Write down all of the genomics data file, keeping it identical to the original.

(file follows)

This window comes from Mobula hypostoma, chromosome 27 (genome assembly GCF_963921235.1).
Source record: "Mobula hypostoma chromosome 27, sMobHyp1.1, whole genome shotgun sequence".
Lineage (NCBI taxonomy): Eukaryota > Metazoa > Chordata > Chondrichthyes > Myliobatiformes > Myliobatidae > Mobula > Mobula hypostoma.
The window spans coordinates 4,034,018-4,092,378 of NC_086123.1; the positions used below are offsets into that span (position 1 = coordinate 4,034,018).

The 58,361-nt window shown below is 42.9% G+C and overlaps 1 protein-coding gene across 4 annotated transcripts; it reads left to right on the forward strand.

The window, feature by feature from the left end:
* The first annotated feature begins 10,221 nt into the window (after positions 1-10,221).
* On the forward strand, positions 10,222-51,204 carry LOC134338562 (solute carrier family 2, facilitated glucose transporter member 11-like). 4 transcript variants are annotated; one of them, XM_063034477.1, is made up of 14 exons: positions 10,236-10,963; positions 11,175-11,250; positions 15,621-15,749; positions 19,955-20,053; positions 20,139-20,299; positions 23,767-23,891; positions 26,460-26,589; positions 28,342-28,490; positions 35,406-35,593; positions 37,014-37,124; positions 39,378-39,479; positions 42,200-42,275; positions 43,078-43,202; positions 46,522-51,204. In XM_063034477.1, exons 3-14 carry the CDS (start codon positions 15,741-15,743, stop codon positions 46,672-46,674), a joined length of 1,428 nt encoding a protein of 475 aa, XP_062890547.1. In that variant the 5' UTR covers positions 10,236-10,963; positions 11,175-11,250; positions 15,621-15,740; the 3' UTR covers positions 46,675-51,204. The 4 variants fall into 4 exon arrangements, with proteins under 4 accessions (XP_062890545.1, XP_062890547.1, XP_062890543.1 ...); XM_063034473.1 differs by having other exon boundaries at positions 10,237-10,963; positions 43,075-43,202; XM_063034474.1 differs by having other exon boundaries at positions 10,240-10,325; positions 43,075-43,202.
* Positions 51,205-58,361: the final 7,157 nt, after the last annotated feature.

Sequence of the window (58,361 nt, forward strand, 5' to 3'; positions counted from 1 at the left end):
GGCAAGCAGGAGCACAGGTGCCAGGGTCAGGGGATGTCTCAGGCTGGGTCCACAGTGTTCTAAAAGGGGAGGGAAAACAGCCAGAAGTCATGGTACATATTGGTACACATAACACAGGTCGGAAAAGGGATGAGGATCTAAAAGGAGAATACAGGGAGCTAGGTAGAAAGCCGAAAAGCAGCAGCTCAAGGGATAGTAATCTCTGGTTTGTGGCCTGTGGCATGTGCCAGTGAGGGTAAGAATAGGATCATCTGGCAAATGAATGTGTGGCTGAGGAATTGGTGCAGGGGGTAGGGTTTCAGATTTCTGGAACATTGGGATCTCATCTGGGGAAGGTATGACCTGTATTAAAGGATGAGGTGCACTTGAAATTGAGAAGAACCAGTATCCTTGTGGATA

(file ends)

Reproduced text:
This window comes from Mobula hypostoma, chromosome 27 (genome assembly GCF_963921235.1).
Source record: "Mobula hypostoma chromosome 27, sMobHyp1.1, whole genome shotgun sequence".
Lineage (NCBI taxonomy): Eukaryota > Metazoa > Chordata > Chondrichthyes > Myliobatiformes > Myliobatidae > Mobula > Mobula hypostoma.
The window spans coordinates 4,034,018-4,092,378 of NC_086123.1; the positions used below are offsets into that span (position 1 = coordinate 4,034,018).

The 58,361-nt window shown below is 42.9% G+C and overlaps 1 protein-coding gene across 4 annotated transcripts; it reads left to right on the forward strand.

The window, feature by feature from the left end:
* The first annotated feature begins 10,221 nt into the window (after positions 1-10,221).
* On the forward strand, positions 10,222-51,204 carry LOC134338562 (solute carrier family 2, facilitated glucose transporter member 11-like). 4 transcript variants are annotated; one of them, XM_063034477.1, is made up of 14 exons: positions 10,236-10,963; positions 11,175-11,250; positions 15,621-15,749; positions 19,955-20,053; positions 20,139-20,299; positions 23,767-23,891; positions 26,460-26,589; positions 28,342-28,490; positions 35,406-35,593; positions 37,014-37,124; positions 39,378-39,479; positions 42,200-42,275; positions 43,078-43,202; positions 46,522-51,204. In XM_063034477.1, exons 3-14 carry the CDS (start codon positions 15,741-15,743, stop codon positions 46,672-46,674), a joined length of 1,428 nt encoding a protein of 475 aa, XP_062890547.1. In that variant the 5' UTR covers positions 10,236-10,963; positions 11,175-11,250; positions 15,621-15,740; the 3' UTR covers positions 46,675-51,204. The 4 variants fall into 4 exon arrangements, with proteins under 4 accessions (XP_062890545.1, XP_062890547.1, XP_062890543.1 ...); XM_063034473.1 differs by having other exon boundaries at positions 10,237-10,963; positions 43,075-43,202; XM_063034474.1 differs by having other exon boundaries at positions 10,240-10,325; positions 43,075-43,202.
* Positions 51,205-58,361: the final 7,157 nt, after the last annotated feature.

Sequence of the window (58,361 nt, forward strand, 5' to 3'; positions counted from 1 at the left end):
GGCAAGCAGGAGCACAGGTGCCAGGGTCAGGGGATGTCTCAGGCTGGGTCCACAGTGTTCTAAAAGGGGAGGGAAAACAGCCAGAAGTCATGGTACATATTGGTACACATAACACAGGTCGGAAAAGGGATGAGGATCTAAAAGGAGAATACAGGGAGCTAGGTAGAAAGCCGAAAAGCAGCAGCTCAAGGGATAGTAATCTCTGGTTTGTGGCCTGTGGCATGTGCCAGTGAGGGTAAGAATAGGATCATCTGGCAAATGAATGTGTGGCTGAGGAATTGGTGCAGGGGGTAGGGTTTCAGATTTCTGGAACATTGGGATCTCATCTGGGGAAGGTATGACCTGTATTAAAGGATGAGGTGCACTTGAAATTGAGAAGAACCAGTATCCTTGTGGATA